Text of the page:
In addition, deficiency or hyperactivation of Wnt may be responsible for the cancer aggressive behavior or therapy response. In glioblastoma, the Wnt signal is closely correlated with sensitivity to chemo- and radio-therapy [47, 48]. Another study showed that the Wnt co-receptor ROR1 is expressed in chronic lymphocytic leukemia cells, allowing for targeting these cells with specific monoclonal antibody (cirmtuzumab) [49, 50]. Besides, Wnt pathway could participate in angiogenesis [39, 43] and immune-surveillance, which are key events in tumor cell dissemination and metastasis [6]. It is well-known that Wnt/β-catenin pathway plays a crucial role in bone tumor microenvironment. Besides the implication of the canonical Wnt/β-catenin signaling in angiogenesis [51,52,53,54] and immune evasion [55,56,57], it balances bone remodeling by favoring bone formation but repressing bone resorption [54, 58, 59]. Hyper-activation of Wnt would disrupt this balance in favor of osteosarcoma development and metastasis.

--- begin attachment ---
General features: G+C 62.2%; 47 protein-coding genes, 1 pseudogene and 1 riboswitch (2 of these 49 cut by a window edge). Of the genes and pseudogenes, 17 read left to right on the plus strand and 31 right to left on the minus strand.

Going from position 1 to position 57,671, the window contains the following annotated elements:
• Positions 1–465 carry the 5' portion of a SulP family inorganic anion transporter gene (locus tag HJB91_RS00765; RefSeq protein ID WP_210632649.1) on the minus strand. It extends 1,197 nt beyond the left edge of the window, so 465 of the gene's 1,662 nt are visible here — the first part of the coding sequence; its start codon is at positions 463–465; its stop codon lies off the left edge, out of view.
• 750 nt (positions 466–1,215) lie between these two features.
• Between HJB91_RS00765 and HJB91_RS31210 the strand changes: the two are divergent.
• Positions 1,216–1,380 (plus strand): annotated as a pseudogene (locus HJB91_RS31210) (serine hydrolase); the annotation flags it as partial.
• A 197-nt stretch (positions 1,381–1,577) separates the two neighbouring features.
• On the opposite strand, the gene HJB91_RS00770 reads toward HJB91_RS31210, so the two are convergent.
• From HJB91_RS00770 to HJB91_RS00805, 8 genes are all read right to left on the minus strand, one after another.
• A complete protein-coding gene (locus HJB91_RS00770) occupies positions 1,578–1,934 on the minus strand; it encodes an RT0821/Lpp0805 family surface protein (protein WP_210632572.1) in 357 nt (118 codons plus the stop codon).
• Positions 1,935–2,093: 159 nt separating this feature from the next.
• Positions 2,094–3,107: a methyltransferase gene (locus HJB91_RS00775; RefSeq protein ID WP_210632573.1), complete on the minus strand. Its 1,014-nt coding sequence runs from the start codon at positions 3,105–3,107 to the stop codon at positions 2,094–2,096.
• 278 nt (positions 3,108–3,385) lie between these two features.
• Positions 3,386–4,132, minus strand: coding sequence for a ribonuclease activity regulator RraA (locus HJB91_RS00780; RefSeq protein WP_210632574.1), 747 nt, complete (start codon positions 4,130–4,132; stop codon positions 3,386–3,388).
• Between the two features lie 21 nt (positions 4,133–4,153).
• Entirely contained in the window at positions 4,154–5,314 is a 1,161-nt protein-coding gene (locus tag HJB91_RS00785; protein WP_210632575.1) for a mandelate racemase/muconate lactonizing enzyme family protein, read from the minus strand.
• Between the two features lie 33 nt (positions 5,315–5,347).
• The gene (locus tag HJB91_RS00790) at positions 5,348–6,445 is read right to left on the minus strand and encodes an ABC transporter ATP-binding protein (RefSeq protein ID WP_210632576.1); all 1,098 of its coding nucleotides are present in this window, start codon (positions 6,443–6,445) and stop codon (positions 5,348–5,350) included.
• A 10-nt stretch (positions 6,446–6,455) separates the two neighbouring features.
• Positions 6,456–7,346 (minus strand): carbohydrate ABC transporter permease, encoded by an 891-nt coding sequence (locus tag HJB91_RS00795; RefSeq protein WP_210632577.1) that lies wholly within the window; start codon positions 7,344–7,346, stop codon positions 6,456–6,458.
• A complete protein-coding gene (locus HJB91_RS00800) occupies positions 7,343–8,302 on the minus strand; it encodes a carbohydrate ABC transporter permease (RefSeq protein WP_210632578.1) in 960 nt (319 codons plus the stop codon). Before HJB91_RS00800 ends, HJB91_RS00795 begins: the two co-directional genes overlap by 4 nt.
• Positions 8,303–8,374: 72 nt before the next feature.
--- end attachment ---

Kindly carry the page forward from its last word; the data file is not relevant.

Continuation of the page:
In similar, alteration of the constitutive components of Wnt cascade is also considered as one of the major molecular mechanisms in osteosarcoma initiation and progression [60]. These alterations comprise mutations, amplifications, deletion, promoter hypermethylations, and changes in subcellular localization [61]. A variety of Wnt components, ligands, receptors/co-receptors, and antagonists are dysregulated in osteosarcoma, implying an prominent role of Wnt cascade in tumorigenicity and metastatic dissemination [62]. For example, expression of β-catenin and its nuclear effector-LEF1 are found both elevated in osteosarcoma tissues [63], and osteosarcoma cells than that in corresponding control [64, 65], respectively. LRP5 was frequently expressed in osteosarcoma, and correlated significantly with the chondroblastic subtype of osteosarcoma and metastasis [66,67,68]. Likewise, another in vivo study also found that dominant negative LRP5 impeded the osteosarcoma tumorigenic potential and metastasis [69]. Meanwhile, secreted Fzd-related protein 2 (sFRP2) was highly expressed in osteosarcoma patients and inversely correlated with survival. sFRP2 overexpression could induce angiogenesis and drive osteoblast precursors into osteosarcoma phenotype [39, 70], while knockdown of sFRP2 impaired its metastatic and invasive behavior [71]. Conversely, inactivation of Wnt inhibitory factor 1 (Wif-1) has been closely correlated with radiation-induced osteosarcoma [72]. Overexpression of another Wnt antagonist, Dickkopf-3 (DKK-3), also retarded tumor growth and pulmonary metastasis in xenograft model [73]. Taken together, these findings highlight the diverse role of Wnt signaling in osteosarcoma.